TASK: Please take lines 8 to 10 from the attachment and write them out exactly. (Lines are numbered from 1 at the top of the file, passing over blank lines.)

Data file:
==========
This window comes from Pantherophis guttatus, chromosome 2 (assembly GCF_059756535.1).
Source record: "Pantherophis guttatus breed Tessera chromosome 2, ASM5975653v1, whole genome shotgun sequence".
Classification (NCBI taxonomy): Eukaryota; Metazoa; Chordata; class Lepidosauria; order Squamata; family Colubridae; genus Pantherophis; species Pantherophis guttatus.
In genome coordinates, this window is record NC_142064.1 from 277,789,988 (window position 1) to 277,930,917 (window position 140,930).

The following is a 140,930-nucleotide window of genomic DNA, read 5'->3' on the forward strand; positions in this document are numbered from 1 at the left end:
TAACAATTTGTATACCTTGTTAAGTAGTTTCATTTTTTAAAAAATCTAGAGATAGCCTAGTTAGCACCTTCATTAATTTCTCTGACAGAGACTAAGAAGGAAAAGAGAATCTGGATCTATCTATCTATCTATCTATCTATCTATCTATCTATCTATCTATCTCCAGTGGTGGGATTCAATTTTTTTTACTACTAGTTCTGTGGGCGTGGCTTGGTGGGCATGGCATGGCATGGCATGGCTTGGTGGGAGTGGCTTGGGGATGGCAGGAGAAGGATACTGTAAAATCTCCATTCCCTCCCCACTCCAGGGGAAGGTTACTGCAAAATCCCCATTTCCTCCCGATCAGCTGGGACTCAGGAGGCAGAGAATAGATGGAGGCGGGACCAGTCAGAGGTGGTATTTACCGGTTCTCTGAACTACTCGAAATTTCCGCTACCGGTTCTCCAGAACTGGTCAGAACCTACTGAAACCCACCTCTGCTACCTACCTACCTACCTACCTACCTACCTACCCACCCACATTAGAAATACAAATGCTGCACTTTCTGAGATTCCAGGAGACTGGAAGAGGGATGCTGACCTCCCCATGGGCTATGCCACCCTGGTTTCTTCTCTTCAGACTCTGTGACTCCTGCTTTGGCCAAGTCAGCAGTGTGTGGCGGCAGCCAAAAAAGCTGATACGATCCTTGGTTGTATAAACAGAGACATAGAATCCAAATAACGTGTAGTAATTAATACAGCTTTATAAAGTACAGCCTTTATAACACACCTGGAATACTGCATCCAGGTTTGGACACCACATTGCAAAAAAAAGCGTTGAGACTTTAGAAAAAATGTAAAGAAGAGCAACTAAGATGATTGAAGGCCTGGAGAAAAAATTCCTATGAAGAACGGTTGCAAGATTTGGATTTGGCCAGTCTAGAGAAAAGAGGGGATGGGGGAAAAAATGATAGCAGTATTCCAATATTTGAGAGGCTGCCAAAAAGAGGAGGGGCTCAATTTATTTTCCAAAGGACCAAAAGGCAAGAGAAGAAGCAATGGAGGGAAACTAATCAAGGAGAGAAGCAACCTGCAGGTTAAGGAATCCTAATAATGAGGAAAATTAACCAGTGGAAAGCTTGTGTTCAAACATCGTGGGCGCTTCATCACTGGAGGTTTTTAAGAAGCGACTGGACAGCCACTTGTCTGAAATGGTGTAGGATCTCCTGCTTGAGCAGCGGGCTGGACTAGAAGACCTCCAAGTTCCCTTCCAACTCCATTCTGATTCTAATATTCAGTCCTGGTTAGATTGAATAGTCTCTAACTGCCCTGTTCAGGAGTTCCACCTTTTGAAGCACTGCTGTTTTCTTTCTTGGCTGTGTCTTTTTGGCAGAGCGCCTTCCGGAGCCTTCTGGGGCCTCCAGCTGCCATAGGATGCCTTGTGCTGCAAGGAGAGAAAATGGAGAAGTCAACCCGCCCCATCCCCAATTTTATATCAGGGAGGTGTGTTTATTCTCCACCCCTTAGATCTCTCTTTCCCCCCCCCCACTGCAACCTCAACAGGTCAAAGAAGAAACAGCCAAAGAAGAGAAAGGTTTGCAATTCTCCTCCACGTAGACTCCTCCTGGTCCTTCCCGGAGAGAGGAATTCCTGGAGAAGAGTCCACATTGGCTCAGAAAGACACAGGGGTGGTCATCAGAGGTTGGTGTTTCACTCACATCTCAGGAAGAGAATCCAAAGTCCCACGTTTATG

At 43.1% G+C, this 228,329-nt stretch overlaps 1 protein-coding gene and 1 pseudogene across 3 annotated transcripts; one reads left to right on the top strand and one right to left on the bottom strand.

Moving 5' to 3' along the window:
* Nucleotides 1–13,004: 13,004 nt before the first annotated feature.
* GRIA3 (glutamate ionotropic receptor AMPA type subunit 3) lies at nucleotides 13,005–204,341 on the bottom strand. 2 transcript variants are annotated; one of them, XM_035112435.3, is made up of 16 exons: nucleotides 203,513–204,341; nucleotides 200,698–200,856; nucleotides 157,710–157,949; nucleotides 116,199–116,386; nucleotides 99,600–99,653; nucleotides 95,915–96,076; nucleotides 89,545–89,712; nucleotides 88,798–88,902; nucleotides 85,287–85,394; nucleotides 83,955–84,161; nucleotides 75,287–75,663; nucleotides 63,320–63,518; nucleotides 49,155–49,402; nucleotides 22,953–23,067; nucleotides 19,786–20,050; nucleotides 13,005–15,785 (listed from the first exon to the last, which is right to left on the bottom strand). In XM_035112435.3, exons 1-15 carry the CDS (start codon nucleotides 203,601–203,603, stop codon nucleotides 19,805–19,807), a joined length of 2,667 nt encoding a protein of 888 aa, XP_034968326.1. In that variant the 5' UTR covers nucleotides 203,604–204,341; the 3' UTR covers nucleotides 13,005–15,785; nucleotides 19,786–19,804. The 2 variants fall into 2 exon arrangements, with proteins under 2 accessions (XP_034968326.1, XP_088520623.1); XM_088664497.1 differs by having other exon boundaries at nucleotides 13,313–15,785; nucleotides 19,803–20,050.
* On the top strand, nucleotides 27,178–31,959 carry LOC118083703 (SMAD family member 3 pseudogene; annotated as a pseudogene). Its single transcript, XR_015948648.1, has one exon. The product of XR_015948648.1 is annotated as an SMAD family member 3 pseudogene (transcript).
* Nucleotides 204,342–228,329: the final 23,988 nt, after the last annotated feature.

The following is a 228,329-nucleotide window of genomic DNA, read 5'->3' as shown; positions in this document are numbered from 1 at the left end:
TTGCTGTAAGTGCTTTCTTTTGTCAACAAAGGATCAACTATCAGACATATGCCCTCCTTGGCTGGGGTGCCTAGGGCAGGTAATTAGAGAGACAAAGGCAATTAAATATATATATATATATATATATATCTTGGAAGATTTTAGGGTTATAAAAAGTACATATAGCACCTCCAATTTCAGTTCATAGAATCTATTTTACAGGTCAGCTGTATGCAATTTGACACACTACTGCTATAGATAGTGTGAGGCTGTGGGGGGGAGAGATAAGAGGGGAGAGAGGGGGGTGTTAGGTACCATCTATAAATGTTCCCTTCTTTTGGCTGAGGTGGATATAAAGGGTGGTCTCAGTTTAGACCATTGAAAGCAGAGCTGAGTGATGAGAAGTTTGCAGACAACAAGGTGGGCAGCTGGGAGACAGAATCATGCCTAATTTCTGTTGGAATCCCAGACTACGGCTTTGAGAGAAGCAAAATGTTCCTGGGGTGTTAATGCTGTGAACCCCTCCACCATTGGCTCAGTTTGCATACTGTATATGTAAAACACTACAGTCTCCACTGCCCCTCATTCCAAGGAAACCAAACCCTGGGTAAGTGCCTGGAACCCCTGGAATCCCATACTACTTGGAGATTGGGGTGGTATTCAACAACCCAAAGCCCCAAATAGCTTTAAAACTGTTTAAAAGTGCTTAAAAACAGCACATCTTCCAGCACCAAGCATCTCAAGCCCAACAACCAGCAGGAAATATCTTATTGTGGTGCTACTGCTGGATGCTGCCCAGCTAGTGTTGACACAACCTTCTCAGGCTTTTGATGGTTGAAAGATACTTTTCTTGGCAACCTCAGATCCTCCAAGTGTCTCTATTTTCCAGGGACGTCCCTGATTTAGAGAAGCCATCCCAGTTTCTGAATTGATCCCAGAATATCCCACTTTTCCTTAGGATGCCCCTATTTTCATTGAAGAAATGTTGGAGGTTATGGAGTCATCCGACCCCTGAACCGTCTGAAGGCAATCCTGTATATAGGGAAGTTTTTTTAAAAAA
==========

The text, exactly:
Moving 5' to 3' along the window:
* Nucleotides 1–13,004: 13,004 nt before the first annotated feature.
* GRIA3 (glutamate ionotropic receptor AMPA type subunit 3) lies at nucleotides 13,005–204,341 on the bottom strand. 2 transcript variants are annotated; one of them, XM_035112435.3, is made up of 16 exons: nucleotides 203,513–204,341; nucleotides 200,698–200,856; nucleotides 157,710–157,949; nucleotides 116,199–116,386; nucleotides 99,600–99,653; nucleotides 95,915–96,076; nucleotides 89,545–89,712; nucleotides 88,798–88,902; nucleotides 85,287–85,394; nucleotides 83,955–84,161; nucleotides 75,287–75,663; nucleotides 63,320–63,518; nucleotides 49,155–49,402; nucleotides 22,953–23,067; nucleotides 19,786–20,050; nucleotides 13,005–15,785 (listed from the first exon to the last, which is right to left on the bottom strand). In XM_035112435.3, exons 1-15 carry the CDS (start codon nucleotides 203,601–203,603, stop codon nucleotides 19,805–19,807), a joined length of 2,667 nt encoding a protein of 888 aa, XP_034968326.1. In that variant the 5' UTR covers nucleotides 203,604–204,341; the 3' UTR covers nucleotides 13,005–15,785; nucleotides 19,786–19,804. The 2 variants fall into 2 exon arrangements, with proteins under 2 accessions (XP_034968326.1, XP_088520623.1); XM_088664497.1 differs by having other exon boundaries at nucleotides 13,313–15,785; nucleotides 19,803–20,050.